Anderson Unable To Reconcile Lost Season After Dropping Second Straight Game

St. John’s ceded the first home game versus UConn in nearly a decade, 63-60

No. 23 Montez Mathis dribbles enroute to a team-high 14 points.

TORCH PHOTO/ Sara Kiernan

No. 23 Montez Mathis dribbles enroute to a team-high 14 points.

NEW YORK, NY — An unfathomable scoring drought to end the game wasted an admirable effort from St. John’s for the better part of 30 minutes, leaving fans, players and coaches searching for answers amidst a lost season. The 63-60 loss versus No. 24 Connecticut, in the first matchup with the Huskies at home since they departed the conference nearly ten years ago, was the latest evidence of a Red Storm team unable to close out a must-win game. 

The loss firmly relegated St. John’s to the basement of the most competitive Big East conference since the realignment. Connecticut head coach Dan Hurley called it “the best league in the country this year,” with five teams in the latest AP Top 25 basketball poll. The Big East is rivaled only by the Big Ten, which also has five ranked teams, but is led by No. 3 Purdue. 

It seems nothing more than a distant memory when St. John’s was picked to finish fourth in the league according to conference coaches in a preseason poll. The team was returning the reigning Big East Coach of the Year, Defensive Player of the Year, Freshman of the Year and the league’s leading scorer. It added proven talents — some from majors, others from mid-majors — all with promising track records. 

But the regression and inconsistency displayed by the players derailed hopes of the program’s first NCAA tournament appearance under Mike Anderson’s tenure. The team missed 16 layups, which have been an issue all season. Same with shooting percentage, rebounding and free-throw shooting — essentially, all of the components of a good offensive basketball team. 

“The amount of lay-ups we miss a game is unacceptable,” said junior forward Julian Champagnie, who has been fighting through the worst slump of his career. “We have to get better at it, that goes for myself and everybody else.” As to why such an experienced, veteran team is struggling with trivial components to the game of basketball, no one has an answer. 

“That’s a mystery to me,” Anderson said, noting that it’s something the team works on daily. “It kind of befuddles me that guys aren’t finishing.” Regardless, it’s something that not only hasn’t been improved through 24 games, but has also become more exposed in conference play. 

Without the services of Posh Alexander, who is recovering from an ankle sprain, the team’s woes under the basket are magnified. Alexander has a knack for finding his way to the basket despite his relatively small stature, and his absence exposes the team’s flaws. The sophomore point guard is the team’s main ball handler and he’s responsible for creating open looks for other offensive threats.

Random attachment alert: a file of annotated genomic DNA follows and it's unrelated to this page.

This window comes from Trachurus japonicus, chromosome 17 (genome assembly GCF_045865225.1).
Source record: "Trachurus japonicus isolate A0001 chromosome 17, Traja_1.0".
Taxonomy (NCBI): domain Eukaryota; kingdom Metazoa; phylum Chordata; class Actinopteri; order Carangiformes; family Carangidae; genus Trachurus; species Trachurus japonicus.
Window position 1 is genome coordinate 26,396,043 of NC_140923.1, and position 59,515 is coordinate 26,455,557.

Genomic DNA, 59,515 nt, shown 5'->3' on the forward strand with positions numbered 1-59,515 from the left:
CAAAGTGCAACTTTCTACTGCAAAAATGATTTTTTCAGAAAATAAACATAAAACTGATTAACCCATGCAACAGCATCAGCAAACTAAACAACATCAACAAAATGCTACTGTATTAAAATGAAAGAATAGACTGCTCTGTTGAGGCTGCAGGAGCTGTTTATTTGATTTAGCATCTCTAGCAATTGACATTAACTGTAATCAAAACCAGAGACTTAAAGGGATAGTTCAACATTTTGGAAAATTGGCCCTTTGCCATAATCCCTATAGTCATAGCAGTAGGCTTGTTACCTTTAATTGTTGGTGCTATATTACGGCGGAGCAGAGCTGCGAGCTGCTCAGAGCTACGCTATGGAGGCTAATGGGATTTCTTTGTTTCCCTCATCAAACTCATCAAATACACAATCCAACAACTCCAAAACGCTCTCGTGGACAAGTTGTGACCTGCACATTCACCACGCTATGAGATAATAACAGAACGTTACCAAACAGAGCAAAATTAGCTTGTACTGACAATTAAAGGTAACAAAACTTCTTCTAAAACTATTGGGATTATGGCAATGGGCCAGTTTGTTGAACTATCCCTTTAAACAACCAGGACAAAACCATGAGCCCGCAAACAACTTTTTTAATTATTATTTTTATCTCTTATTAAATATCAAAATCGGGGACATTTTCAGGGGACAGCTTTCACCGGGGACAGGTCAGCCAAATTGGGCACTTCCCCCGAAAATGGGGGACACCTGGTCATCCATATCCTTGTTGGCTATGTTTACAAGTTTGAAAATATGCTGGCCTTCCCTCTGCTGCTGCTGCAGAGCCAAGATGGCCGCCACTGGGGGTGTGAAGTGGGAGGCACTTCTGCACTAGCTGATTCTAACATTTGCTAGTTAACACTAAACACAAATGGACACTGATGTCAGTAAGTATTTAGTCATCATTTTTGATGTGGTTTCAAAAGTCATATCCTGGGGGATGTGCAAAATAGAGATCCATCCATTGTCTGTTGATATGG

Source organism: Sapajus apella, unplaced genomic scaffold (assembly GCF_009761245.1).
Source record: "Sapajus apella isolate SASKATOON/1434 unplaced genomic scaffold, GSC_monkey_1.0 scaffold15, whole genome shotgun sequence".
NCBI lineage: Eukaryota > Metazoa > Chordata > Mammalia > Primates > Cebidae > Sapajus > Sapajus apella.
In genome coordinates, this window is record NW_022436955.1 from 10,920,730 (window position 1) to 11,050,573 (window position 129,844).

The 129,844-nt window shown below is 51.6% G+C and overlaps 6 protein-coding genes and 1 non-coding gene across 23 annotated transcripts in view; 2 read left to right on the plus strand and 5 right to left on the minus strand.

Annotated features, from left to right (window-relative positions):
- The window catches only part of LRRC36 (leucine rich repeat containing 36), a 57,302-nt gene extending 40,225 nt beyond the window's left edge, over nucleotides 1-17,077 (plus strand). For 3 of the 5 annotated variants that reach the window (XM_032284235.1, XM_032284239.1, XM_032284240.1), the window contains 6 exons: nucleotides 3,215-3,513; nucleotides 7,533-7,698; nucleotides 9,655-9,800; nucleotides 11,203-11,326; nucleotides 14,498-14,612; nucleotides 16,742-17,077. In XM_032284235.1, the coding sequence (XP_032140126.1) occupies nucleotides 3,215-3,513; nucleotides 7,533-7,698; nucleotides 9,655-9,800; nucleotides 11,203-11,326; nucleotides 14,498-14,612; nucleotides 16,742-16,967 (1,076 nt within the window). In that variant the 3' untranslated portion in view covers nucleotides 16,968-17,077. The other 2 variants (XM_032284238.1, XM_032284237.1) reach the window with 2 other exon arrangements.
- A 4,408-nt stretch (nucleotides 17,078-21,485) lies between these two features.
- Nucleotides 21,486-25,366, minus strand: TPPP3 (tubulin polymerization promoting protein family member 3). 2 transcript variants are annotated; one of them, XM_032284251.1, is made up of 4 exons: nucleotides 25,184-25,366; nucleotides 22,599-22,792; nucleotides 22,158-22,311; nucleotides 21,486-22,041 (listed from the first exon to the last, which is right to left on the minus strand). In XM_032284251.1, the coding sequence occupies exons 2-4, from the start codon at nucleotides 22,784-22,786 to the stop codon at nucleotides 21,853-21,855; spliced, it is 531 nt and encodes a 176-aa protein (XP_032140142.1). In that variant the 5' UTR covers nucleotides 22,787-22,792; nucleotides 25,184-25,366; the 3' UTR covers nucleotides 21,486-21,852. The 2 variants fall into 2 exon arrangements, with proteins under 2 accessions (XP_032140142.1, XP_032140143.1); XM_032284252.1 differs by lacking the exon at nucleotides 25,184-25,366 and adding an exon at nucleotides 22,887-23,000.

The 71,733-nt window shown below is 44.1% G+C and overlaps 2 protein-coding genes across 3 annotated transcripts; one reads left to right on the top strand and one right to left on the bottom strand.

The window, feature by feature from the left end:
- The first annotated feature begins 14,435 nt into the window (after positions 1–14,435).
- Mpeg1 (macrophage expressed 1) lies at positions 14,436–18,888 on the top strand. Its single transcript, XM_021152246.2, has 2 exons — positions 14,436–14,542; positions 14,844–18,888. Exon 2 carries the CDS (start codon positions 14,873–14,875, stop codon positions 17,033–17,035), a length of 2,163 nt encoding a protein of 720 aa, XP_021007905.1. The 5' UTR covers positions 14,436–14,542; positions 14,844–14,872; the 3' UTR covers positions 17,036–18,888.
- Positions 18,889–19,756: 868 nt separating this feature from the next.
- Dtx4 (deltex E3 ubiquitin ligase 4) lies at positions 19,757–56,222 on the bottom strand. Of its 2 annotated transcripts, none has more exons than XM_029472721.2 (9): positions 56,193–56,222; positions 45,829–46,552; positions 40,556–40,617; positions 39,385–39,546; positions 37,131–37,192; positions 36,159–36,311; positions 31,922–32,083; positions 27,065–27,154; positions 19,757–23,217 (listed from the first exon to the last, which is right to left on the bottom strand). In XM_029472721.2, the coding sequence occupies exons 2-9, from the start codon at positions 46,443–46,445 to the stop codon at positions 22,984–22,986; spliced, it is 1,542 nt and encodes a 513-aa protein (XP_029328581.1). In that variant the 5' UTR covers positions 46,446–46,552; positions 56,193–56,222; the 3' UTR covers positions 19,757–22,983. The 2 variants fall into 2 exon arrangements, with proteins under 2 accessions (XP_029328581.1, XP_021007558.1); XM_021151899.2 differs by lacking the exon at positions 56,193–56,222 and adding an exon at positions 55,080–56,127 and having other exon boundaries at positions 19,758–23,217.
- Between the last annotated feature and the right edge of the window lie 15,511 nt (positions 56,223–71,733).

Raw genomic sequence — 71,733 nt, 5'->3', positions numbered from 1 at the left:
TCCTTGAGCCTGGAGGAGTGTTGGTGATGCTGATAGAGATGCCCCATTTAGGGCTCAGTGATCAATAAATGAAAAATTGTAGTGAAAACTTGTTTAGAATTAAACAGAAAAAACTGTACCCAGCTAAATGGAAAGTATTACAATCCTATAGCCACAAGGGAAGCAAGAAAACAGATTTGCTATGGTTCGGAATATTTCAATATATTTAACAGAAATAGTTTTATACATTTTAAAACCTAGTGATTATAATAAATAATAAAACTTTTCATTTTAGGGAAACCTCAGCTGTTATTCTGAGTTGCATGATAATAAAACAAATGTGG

When Alexander is unavailable, the offense stagnates. Champagnie, the team’s leading scorer, acknowledged the shot selection issues plaguing St. John’s. “When we have open opportunities, we have to knock them down,” Champagnie said. “We take a lot of contested shots every game.” 

But for the first half, and much of the second, it wasn’t an issue. Connecticut’s Tyrese Martin played defense with quickness and agility in an attempt to disrupt the Red Storm’s ball handlers, unphasing Stef Smith and Dylan Addae-Wusu. The guards were ferociously dribbling around the Husky defense, who played up to the St. John’s high-tempo play with poise, but only surrendered four turnovers in the first half. 

The turning point for St. John’s, who had been hanging within a possession or two for the entire first half, was when Connecticut’s Martin silenced the crowd in a celebration. The game was in New York, but rabid Husky fans were loudly making their presence felt, inciting “Let’s Go Huskies,” chants throughout the afternoon. 

It agitated the fans, and it seemed like it affected Montez Mathis, who scored ten out of his team-high 14 points in the second half. Mathis came in off the bench following an abysmal shooting performance versus Villanova, making just one of 14 shots in the loss. The guard was spacing the floor, driving to the basket and creating opportunities for other scorers. 

It was largely Mathis’ effort that pushed the Johnnies out to a seven-point lead with under eight minutes remaining. Anderson described his play as assertive and aggressive, saying “he responded the right way.” 

But that was just about all of the life in the offense through the end of regulation. Through the final 7:46 of play, the team scored just five points and were unable to finish out the game. And again, it’s not clear what the underlying issues are. “It’s frustrating,” Champagnie admitted, but quenched concerns about a disappointed locker room. “The mindset doesn’t change game-to-game,” he continued. “Our mind is on winning the basketball game.” 

That mindset hasn’t resulted in wins when it mattered most, as St. John’s has just one Quad 1 victory this season, despite playing in close games with the league’s top teams. At times, Alexander, Champagnie and Aaron Wheeler have had flashes of greatness, but they haven’t coincided. More often than not, St. John’s is struggling to execute on the basics — like free throws, rebounds, and efficient shooting — so taking on the best conference in the country has been an impossible task.